The root of many contact lens wearing patients’ dry eye symptoms may not be the lenses, but a different underlying etiology entirely, researchers from Berkeley report. While contact lens wear has been an established cause of dry eye, their study found nearly half of symptomatic contact lens wearers had symptoms of dry eye that were not contact lens–induced.

The investigation enrolled 92 participants who completed the Berkeley Dry Eye Flow Chart with and without their lenses. Other testing included ocular surface exams and dry eye questionnaires.

The study divided the subjects into three groups: asymptomatic contact lens wearers; symptomatic contact lens wearers who became asymptomatic after they removed their lenses; and symptomatic lens wearers who did not improve after they stopped wearing their contacts.

The investigators found 40% of subjects were asymptomatic, 33% had contact lens-induced dry eye and 27% had underlying physiological dry eye.

The researchers noted the visual analog scale ratings and ocular surface disease index and standard patient evaluation of eye dryness questionnaire scores were significantly better for the asymptomatic group but did not distinguish contact lens-induced dry eye from physiological dry eye.

Additionally, the study found the physiological dry eye group was significantly worse than both the contact lens-induced dry eye and asymptomatic groups in pre-corneal noninvasive tear break-up time (8.2 seconds in the physiological group vs. 12.3 seconds in the contact-lens induced group and 14.3 seconds in the asymptomatic group), anterior displacement of the line of Marx and superior conjunctival staining.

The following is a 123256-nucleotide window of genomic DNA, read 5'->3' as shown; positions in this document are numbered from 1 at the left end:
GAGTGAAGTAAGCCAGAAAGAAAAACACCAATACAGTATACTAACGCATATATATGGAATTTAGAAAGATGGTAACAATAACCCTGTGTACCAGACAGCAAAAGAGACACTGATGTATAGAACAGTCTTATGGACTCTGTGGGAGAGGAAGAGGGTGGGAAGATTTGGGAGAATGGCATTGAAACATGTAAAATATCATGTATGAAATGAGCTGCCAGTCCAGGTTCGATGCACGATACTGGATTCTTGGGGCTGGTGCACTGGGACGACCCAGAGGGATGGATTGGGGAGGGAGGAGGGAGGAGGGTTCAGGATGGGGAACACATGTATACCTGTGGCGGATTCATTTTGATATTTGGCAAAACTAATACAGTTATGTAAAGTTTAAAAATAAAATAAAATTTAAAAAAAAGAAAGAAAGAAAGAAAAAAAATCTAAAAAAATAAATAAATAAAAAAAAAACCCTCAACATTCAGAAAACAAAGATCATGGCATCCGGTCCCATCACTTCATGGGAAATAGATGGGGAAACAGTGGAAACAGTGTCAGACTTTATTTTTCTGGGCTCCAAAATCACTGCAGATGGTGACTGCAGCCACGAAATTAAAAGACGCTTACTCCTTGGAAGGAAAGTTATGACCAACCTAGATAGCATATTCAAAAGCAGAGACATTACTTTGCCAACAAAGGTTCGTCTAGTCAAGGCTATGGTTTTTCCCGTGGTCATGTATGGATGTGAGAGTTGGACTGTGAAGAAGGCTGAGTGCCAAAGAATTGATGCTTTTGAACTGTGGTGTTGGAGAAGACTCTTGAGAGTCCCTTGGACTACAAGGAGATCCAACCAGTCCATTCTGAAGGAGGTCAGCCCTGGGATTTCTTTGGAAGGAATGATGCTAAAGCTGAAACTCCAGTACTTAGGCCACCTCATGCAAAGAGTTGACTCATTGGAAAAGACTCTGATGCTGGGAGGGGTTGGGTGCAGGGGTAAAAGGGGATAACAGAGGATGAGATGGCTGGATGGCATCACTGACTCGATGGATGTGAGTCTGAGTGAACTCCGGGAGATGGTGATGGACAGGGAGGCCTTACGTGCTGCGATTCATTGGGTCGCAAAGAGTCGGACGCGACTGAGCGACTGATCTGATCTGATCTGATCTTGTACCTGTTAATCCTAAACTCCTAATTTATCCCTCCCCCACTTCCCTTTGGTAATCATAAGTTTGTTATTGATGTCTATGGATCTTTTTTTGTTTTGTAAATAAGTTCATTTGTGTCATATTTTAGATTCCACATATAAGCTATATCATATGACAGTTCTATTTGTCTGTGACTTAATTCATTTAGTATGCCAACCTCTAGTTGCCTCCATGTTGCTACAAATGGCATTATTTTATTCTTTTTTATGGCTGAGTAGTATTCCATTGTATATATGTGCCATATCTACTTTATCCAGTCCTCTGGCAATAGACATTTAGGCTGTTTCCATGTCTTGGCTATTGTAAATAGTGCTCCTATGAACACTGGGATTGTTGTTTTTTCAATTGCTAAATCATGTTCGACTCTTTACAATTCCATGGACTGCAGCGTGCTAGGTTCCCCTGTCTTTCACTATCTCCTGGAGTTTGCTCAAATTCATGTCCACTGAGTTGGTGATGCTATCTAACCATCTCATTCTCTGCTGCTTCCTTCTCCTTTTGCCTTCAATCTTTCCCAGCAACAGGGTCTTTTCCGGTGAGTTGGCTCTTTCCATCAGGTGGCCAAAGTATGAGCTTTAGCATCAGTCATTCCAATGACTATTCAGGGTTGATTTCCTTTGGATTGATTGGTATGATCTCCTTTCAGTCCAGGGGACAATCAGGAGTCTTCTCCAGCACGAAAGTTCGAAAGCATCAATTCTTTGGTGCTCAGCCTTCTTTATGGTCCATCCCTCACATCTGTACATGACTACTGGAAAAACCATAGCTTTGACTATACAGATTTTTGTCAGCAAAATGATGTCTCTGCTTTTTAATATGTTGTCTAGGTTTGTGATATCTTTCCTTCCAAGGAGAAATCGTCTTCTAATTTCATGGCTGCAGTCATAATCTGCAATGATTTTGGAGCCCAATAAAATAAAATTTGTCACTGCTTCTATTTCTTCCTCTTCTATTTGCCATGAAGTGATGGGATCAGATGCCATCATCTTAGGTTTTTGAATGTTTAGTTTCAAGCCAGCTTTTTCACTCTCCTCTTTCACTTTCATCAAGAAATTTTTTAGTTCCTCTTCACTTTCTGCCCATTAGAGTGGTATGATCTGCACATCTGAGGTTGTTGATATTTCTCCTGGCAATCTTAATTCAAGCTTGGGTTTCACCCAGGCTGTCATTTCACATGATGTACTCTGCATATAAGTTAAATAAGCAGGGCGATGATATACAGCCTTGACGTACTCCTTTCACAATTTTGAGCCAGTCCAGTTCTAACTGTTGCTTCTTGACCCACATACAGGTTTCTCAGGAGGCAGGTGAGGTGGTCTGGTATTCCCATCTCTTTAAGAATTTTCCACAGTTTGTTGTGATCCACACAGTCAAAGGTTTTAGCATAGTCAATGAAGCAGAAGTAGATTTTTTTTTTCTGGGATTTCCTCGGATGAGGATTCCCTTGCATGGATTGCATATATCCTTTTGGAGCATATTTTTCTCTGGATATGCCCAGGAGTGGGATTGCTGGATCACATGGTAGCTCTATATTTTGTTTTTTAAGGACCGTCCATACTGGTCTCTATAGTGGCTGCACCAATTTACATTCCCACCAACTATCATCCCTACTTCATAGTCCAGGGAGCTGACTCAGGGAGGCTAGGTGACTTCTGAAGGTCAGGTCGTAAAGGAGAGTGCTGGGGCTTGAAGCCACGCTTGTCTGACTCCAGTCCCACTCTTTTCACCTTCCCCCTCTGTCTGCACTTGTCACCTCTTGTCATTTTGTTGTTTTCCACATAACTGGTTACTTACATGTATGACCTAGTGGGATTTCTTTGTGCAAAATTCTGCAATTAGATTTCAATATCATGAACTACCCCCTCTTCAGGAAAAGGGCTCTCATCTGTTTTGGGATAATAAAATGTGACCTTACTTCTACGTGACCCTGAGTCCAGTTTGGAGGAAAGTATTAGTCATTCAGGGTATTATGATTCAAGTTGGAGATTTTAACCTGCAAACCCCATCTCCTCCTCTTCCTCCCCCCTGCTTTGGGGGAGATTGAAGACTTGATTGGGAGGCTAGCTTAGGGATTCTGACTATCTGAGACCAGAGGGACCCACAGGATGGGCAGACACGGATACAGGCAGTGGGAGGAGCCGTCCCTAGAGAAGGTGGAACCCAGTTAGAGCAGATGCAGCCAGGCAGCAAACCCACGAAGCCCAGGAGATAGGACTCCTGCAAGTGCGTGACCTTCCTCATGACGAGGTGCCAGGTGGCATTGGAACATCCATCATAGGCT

The asymptomatic and contact lens-induced dry eye groups showed similar clinical signs, whereas the contact lens-induced dry eye and physiological dry eye groups were more similar in reported symptoms, the study noted.

Many contact lens wearers presenting with dryness symptoms have an underlying dry eye condition and won’t respond to treatments aimed at changing lenses or solutions, the researchers said. Contradictory results from research studies of dry eye in contact lens wearers could be due in part to a failure to distinguish subjects with symptoms due specifically to contact lens wear from those whose symptoms have underlying causes unrelated to contact lens wear, they added.

“It is critical for clinicians and researchers both, once a contact lens wearer has presented with symptoms, to investigate further using a combination of questionnaire instruments, clinical assessments and objective measurements to determine the underlying causes or contributing factors, to achieve successful patient treatment and valid, generalizable clinical study results,” the researchers wrote in their paper.

Molina K, Graham AD, Yeh T. et al. Not all dry eye in contact lens wear is contact lens-induced. Eye Contact Lens. September 10, 2019. [Epub ahead of print].